Allen Godfrey, executive director of the Mississippi Gaming Commission, said no figures on amounts of money wagered – or sports betting revenue – will be available until the end of August. Sports betting, by itself, is not expected to be a huge revenue producer for Mississippi casinos. In Nevada, sports betting accounts for about 2.5 percent of overall casino gambling revenues.
“It won’t be anything like the revenue from slot machines or table games,” Dardeau said. “It will be a very small percentage. In our view, it’s more like another amenity to bring people to the casinos. It’s something else we can offer as part of the total experience. It’s more about driving traffic.”
Casino operators hope the lure of sports betting will bolster declining gambling revenues across the state, particularly in the river casinos.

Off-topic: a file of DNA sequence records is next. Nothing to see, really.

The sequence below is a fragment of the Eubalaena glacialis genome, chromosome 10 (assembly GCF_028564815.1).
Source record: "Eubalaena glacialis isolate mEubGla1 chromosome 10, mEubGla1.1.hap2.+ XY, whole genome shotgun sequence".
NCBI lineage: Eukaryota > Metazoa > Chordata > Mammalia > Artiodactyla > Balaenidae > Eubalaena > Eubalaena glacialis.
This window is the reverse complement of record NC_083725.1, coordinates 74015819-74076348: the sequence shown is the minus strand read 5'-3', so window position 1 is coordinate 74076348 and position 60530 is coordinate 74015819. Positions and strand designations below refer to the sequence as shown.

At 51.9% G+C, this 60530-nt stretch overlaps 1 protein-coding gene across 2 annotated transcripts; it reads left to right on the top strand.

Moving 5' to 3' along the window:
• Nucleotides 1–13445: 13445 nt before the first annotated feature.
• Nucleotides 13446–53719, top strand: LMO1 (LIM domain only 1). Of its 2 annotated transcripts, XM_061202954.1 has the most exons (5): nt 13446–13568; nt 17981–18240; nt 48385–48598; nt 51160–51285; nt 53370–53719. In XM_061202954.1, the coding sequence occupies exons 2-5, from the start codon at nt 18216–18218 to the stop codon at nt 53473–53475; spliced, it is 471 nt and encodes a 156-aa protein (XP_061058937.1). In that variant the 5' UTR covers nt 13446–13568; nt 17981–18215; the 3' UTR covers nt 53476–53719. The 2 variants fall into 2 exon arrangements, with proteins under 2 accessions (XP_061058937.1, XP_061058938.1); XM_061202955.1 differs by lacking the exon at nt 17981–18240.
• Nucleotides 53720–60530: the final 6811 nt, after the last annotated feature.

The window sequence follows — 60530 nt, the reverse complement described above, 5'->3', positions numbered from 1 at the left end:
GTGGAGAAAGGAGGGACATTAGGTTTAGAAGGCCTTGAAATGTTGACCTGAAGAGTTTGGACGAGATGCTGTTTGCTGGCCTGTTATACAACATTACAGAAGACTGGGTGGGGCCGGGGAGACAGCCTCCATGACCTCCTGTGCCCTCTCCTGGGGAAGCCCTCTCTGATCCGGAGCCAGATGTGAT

Statewide, casino revenue fell more than $40 million in 2017 when casinos earned $2.08 billion. Revenue was slightly up for Gulf Coast casinos, but was down about five percent at the river casinos. Mississippi levies a 12 percent tax on gross casino gaming revenue, of which 8 percent goes to the state and 4 percent to local governments.
Mississippi’s Native American casinos, not regulated by the state, expect to offer casino sports betting before Labor Day although no start date has been set. At Golden Moon Hotel and Casino in Choctaw, near Philadelphia, final preparations are being made at Sportsbook at Timeout Lounge. Sports booking also will be available at Bok Homa Casino, near Laurel.
Currently, sports bets can only be made at betting windows in a designated area within the casino. That will change in the near future. Casinos currently are working on mobile apps that will allow customers, on their own mobile devices, to place a bet anywhere on a casino property, including their rooms, restaurants, lounges and at gaming tables and machines. No mobile or on-line betting can take place off the grounds of a casino.